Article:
Finally, at close to 4:30, Dom got the message and started working on a square pie. The crusts for the square pies are now partially pre-baked, apparently a recent change that keeps them from tying up the oven too long. Dom lifted the crust from the pan and poured a copious quantity of extra-virgin olive oil under it. Then he added the sauce and cheeses on top. Then it went in the oven. By this time I had been there for about an hour and fifteen minutes—during off-peak.

In a very hot oven, with the crust mostly pre-baked, it doesn't take too long to cook a square pie, once Dom gets around to it, that is. Dom's daughter served me my slice and I took it back to the table. It was oily and messy, so I used a fork and knife on it. I took a bite.

It was transcendent. It was unique. It was delicious.

Now for a disclaimer. While I like pizza, I'm not a pizza fanatic. I've enjoyed pizzas in Italy, but I don't tend to order them too often when I'm there. I also prefer Turkish pides and Alsatian tartes flambées to pizza. Still, as far as pizza goes, I can't think of any I've had that was better than the square slice at Di Fara. The major difference between the two kinds of pie is apparently the sauce. For the square Dom uses a sauce that has been simmered with prosciutto or pancetta. I think it is the heartiness of this sauce, along with the way the cheeses marry on top of it that perhaps makes the noticeable difference. In addition, Dom added fresh basil to the square slices, which gave another dimension to the flavor.

So now I'm a Di Fara's true believer, but a sectarian of the square. Nonetheless, It might be some time before I go back. Like I said, I'm not a pizza fanatic—just a humble pilgrim.

Haiku Version

DiFara Pizza on Urbanspoon


Anonymous Anonymous said...

Well, Peter, I'd like to check out Di Fara next time I pass through Brooklyn, which I do every visit to see my folks. Seems worth a pilgrimage to me.


4:00 PM  
Blogger Marc said...

I need to do a comparison test one of these days, to see how Di Fara, Grimaldi's, Joe's, John's, and Patsy's stack up against one another. Grimaldi's is about the best I've had anywhere, but I keep hearing how good Di Fara is...

2:46 PM  
Blogger Jeannie said...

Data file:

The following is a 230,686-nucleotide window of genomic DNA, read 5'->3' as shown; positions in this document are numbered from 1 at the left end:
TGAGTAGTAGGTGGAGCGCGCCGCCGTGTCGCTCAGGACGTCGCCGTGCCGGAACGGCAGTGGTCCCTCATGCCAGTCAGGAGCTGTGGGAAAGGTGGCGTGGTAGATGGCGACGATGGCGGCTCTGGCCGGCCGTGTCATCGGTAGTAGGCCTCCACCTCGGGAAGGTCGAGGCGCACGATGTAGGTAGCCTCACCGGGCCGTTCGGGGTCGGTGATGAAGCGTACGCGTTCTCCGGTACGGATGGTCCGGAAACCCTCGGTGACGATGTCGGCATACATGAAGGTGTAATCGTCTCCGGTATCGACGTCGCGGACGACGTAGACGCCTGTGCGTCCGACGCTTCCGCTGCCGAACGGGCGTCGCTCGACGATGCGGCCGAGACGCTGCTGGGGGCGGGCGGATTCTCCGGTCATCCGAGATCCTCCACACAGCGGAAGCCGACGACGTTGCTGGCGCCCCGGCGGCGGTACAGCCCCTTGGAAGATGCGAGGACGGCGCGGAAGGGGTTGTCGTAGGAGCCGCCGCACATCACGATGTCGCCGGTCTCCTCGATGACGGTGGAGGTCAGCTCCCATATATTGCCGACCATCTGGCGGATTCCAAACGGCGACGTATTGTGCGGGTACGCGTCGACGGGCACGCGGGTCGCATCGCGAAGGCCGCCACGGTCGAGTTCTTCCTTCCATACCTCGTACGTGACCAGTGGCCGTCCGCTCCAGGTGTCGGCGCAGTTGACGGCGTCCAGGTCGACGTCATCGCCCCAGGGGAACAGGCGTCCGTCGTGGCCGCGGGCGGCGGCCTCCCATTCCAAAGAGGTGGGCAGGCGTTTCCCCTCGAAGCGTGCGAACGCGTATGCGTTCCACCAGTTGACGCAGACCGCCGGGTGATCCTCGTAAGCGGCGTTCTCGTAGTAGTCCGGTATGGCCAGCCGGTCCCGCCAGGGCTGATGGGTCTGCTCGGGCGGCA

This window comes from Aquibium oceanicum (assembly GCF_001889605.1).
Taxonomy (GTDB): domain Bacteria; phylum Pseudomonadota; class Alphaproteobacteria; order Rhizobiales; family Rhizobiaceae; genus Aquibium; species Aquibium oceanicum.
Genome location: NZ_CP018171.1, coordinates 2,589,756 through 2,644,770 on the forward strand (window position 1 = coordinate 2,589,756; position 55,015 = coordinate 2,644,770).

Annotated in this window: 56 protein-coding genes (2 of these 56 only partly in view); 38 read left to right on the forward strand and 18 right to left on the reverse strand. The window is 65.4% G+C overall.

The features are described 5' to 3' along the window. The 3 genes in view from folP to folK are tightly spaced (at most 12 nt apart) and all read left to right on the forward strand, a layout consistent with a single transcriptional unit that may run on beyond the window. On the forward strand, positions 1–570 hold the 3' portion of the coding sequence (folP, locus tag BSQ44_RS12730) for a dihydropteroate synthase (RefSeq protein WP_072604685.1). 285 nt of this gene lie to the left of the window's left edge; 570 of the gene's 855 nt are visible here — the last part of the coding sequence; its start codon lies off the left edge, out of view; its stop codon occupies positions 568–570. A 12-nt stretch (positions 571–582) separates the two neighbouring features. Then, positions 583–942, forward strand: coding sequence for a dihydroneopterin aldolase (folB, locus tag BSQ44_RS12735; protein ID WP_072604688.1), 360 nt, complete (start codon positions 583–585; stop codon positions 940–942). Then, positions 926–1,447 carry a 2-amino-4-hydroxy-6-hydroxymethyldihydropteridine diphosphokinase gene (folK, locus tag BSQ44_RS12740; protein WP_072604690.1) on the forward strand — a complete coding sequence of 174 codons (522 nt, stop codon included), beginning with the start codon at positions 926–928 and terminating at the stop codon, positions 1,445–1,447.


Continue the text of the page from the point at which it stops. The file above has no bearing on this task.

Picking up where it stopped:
di fara's is the best pizza i've ever had. and i've been to italy and was born and raised in ny

9:44 AM  
Blogger Slice said...

This is one of the best things I've read about Di Fara in a long while. It captures almost everything about the Di Fara experience -- from trying to go on an off hour, to the maddening wait for pies and slices, to Dom's daughter nudging him to make pies. And of course, the deliciousness of the food itself. Thanks for this great report, Peter.

9:45 AM  
Anonymous Anonymous said...

You must have a higher standard for "transcendant" than I do! Dom usually puts fresh basil on the regular pies, too. I don't think I've ever tried the square (too much crust), and I hadn't realized they were made with meat sauce, so I guess I won't.

5:17 PM  
Anonymous Anonymous said...

Hi Pete,

I passed DiFara's the other day, and they were shut down by the Dept. of Health, no doubt a result of the KFC/Taco-Bell scandal that caused a sweep last month, in which 250 NYC restaurants were closed. They had a sign in the window ironically saying that the Health Dept. was doing a "good" job, and that as soon as they got the massive paperwork task out of the way, they‘d be open again for business. DiFara’s was never known for attention to cleanliness. Years ago, the peeling paint chips from the ceiling added a certain flavor to the pizza, before they put a new coat on the place. Although I never visited their rest room, it was a rumpred to be contender for the filthiest of any eating establishment on Ave. J. The long-gone Old Dutch diner, located about a block away near the subway, was a close contender for this achievement.